Public health care

Broken system

Print edition : October 16, 2015
The growing spread of disease and the gaping inadequacies in public health care show that the government has to do a lot to achieve the goal of providing universal access to affordable and quality health care.

THE dilapidated state of public sector health care in major States and the country's inability to wipe out various diseases, as demonstrated by latest data from the National Health Mission under the Ministry of Health and Family Welfare, are clear indicators that the government has a long way to go before it can achieve the goal of providing universal access to equitable, affordable and quality health care.The key components of public sector healthcare are the sub-centre, the primary health centre (PHC) and the community health centre (CHC). The sub-centre is the first point of contact for the community in accessing health care. Its primary focus was originally on reproductive and child health services, but services concerning the treatment of important non-communicable diseases have now been included in its remit.

The government's primary objective in the field of rural health was to establish one sub-centre for every 5,000 people in the plains and 3,000 in tribal and hilly areas, one PHC for every 30,000 people in plains and 20,000 in tribal and hilly areas, and one CHC for a population of one lakh. (This is subject to tweaks as the population density is not uniform across the country.)

Most States have an adequate number of doctors at primary health centres. Some major States figure among the worst performers, with Uttar Pradesh recording the highest shortfall, followed by Gujarat, Madhya Pradesh and Chhattisgarh.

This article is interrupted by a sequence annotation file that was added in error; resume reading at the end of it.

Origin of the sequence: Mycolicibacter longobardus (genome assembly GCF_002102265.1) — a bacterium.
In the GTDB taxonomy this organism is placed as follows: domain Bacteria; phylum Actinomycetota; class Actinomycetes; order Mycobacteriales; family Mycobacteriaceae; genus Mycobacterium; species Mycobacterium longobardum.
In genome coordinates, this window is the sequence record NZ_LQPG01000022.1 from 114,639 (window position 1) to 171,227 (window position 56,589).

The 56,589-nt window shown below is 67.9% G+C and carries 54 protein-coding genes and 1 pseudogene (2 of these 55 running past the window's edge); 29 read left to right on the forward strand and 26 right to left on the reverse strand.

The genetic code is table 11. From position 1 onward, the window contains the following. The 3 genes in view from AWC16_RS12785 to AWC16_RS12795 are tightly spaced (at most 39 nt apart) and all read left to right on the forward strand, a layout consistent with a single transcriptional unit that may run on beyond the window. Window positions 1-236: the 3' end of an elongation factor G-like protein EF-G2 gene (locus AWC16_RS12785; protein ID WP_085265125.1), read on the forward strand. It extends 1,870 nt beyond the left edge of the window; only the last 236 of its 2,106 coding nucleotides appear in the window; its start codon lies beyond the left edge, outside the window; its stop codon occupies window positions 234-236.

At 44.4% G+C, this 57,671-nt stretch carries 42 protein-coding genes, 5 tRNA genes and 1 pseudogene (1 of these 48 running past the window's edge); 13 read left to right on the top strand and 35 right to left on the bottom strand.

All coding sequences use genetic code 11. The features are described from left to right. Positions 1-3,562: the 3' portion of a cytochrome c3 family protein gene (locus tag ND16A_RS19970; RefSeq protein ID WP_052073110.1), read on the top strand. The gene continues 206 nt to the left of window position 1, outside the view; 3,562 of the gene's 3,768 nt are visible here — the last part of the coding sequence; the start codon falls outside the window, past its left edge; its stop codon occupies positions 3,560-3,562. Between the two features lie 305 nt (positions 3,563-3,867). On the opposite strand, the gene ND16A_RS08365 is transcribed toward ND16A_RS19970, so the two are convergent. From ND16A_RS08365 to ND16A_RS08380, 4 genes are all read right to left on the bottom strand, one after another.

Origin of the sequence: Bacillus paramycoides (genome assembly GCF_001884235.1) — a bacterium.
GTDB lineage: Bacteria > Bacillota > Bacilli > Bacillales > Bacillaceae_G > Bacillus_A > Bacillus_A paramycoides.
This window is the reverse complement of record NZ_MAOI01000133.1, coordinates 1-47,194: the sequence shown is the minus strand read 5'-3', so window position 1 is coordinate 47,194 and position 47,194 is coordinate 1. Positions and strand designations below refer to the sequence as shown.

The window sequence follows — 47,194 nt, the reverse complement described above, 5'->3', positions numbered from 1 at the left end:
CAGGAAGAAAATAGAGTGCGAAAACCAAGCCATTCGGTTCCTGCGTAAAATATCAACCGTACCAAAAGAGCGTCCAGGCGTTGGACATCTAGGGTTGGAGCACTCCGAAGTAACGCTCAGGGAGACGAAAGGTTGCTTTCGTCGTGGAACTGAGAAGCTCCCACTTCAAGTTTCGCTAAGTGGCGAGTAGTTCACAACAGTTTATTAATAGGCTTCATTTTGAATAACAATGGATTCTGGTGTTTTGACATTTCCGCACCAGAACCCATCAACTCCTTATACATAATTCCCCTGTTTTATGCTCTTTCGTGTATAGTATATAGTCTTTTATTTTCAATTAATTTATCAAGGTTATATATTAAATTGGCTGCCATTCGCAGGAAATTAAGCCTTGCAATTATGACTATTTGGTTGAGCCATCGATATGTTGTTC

Kerala and Goa have the best public sector health care infrastructure in the country, with sufficient centres and doctors. The southern States rank high in all indices.

In the area of disease prevention and treatment, much needs to be done. The number of suspected cases of dengue has remained high in the past five years and the number of deaths due to it above 100 every year. Japanese encephalitis has seen a worrying rise in incidence and fatalities over the past five years, while malarial and kala azar-related deaths and suspected cases of chikungunya have fallen. The number of new cases of leprosy detected has remained above one lakh in the past three years.

A letter from the Editor

Dear reader,

The COVID-19-induced lockdown and the absolute necessity for human beings to maintain a physical distance from one another in order to contain the pandemic has changed our lives in unimaginable ways. The print medium all over the world is no exception.

As the distribution of printed copies is unlikely to resume any time soon, Frontline will come to you only through the digital platform until the return of normality. The resources needed to keep up the good work that Frontline has been doing for the past 35 years and more are immense. It is a long journey indeed. Readers who have been part of this journey are our source of strength.

Subscribing to the online edition, I am confident, will make it mutually beneficial.


R. Vijaya Sankar

Editor, Frontline

Support Quality Journalism


This article is closed for comments.
Please Email the Editor